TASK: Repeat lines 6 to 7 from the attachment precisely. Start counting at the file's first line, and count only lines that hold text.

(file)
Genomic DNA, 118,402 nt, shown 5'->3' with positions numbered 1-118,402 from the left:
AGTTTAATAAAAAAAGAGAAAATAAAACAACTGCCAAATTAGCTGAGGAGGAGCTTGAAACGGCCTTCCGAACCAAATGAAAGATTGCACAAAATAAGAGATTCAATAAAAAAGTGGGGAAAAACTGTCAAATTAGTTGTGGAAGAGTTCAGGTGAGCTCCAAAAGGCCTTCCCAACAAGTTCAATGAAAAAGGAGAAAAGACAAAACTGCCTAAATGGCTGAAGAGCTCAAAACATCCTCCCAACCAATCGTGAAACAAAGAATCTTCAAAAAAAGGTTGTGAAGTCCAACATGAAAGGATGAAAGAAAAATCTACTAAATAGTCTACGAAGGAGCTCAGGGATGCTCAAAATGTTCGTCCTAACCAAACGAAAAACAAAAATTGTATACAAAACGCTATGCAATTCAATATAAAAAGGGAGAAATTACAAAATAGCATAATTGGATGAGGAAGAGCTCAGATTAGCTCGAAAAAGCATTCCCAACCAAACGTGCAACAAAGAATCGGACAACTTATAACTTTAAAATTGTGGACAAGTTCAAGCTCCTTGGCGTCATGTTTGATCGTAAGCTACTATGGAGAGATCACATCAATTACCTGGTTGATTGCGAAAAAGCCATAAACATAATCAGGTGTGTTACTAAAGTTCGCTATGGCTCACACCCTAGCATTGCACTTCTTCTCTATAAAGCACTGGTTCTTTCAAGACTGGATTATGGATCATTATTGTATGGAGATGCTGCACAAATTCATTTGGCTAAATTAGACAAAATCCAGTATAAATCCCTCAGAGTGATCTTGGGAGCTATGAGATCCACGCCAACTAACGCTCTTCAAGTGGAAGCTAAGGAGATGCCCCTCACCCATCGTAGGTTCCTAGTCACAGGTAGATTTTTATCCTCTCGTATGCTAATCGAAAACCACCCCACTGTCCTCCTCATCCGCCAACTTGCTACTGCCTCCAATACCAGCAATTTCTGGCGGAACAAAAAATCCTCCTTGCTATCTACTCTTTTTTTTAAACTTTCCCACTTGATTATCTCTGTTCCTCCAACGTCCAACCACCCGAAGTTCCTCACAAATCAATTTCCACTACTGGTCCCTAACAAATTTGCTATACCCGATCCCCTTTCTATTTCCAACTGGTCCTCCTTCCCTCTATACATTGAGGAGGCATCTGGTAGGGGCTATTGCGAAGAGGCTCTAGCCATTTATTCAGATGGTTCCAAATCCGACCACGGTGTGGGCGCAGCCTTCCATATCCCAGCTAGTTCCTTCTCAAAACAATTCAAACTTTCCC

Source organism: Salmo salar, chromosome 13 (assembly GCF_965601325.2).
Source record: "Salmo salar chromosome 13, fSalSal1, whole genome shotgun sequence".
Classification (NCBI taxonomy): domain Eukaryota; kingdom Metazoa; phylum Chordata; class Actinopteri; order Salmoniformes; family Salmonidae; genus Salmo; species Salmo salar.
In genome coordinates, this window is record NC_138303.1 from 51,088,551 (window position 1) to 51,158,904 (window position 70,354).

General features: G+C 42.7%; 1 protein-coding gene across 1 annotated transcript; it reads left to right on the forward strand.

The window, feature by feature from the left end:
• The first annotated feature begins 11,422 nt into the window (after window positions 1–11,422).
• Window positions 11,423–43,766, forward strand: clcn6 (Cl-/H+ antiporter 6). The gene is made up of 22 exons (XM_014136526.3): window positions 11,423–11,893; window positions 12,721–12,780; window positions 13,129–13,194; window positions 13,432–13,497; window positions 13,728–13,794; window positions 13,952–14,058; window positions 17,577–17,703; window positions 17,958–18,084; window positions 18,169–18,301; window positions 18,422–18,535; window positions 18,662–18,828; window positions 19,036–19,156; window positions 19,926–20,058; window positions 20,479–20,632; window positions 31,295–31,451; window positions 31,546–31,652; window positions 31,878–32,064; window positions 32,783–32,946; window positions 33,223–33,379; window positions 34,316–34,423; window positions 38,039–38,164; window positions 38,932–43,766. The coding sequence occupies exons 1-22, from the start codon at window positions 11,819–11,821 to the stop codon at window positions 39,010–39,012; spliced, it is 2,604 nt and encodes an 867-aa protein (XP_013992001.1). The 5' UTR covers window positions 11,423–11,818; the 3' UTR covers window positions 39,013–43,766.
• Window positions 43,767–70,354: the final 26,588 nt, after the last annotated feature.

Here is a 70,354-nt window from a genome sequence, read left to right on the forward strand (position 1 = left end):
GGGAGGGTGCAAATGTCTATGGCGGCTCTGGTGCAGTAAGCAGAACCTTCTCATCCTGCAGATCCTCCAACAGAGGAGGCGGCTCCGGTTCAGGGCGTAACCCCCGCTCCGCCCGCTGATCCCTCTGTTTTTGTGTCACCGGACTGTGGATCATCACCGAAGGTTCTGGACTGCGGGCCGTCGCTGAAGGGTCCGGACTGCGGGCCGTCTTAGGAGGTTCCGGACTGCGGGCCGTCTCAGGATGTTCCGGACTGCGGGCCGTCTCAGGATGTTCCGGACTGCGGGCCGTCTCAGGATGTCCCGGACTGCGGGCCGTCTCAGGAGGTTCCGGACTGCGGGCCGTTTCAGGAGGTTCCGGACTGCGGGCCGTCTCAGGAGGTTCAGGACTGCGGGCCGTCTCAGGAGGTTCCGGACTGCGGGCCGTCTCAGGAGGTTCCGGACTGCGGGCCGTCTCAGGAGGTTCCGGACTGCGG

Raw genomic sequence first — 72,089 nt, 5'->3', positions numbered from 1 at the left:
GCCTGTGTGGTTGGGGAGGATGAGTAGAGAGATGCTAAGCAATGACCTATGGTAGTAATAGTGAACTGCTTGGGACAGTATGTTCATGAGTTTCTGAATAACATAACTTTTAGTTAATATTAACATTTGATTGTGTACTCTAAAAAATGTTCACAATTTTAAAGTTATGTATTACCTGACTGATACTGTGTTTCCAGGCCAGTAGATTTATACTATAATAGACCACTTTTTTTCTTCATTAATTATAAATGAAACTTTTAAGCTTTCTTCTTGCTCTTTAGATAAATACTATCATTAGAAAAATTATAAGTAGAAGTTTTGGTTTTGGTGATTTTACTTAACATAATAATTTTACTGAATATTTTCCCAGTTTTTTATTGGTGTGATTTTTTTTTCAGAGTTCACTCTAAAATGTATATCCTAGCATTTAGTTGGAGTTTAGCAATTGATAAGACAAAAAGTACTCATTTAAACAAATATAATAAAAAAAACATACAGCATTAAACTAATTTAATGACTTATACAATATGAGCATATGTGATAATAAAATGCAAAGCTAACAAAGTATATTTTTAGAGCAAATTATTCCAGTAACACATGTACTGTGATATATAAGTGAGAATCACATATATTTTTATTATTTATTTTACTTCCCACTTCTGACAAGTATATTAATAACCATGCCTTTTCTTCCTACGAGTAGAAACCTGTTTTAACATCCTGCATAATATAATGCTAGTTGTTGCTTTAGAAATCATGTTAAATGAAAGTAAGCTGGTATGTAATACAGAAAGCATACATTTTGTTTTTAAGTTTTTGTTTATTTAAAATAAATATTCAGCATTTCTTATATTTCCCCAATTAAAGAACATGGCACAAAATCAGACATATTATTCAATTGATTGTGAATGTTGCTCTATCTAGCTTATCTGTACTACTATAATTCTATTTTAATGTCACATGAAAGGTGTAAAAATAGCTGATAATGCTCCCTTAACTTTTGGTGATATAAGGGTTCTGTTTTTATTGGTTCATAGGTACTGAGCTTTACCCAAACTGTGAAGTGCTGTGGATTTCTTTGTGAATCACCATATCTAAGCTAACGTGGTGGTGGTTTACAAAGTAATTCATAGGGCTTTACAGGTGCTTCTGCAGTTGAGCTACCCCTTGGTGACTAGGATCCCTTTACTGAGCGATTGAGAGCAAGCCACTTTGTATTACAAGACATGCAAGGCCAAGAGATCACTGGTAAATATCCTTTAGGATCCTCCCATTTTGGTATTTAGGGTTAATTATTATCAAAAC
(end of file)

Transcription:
In genome coordinates, this window is record NC_138303.1 from 51,088,551 (window position 1) to 51,158,904 (window position 70,354).

General features: G+C 42.7%; 1 protein-coding gene across 1 annotated transcript; it reads left to right on the forward strand.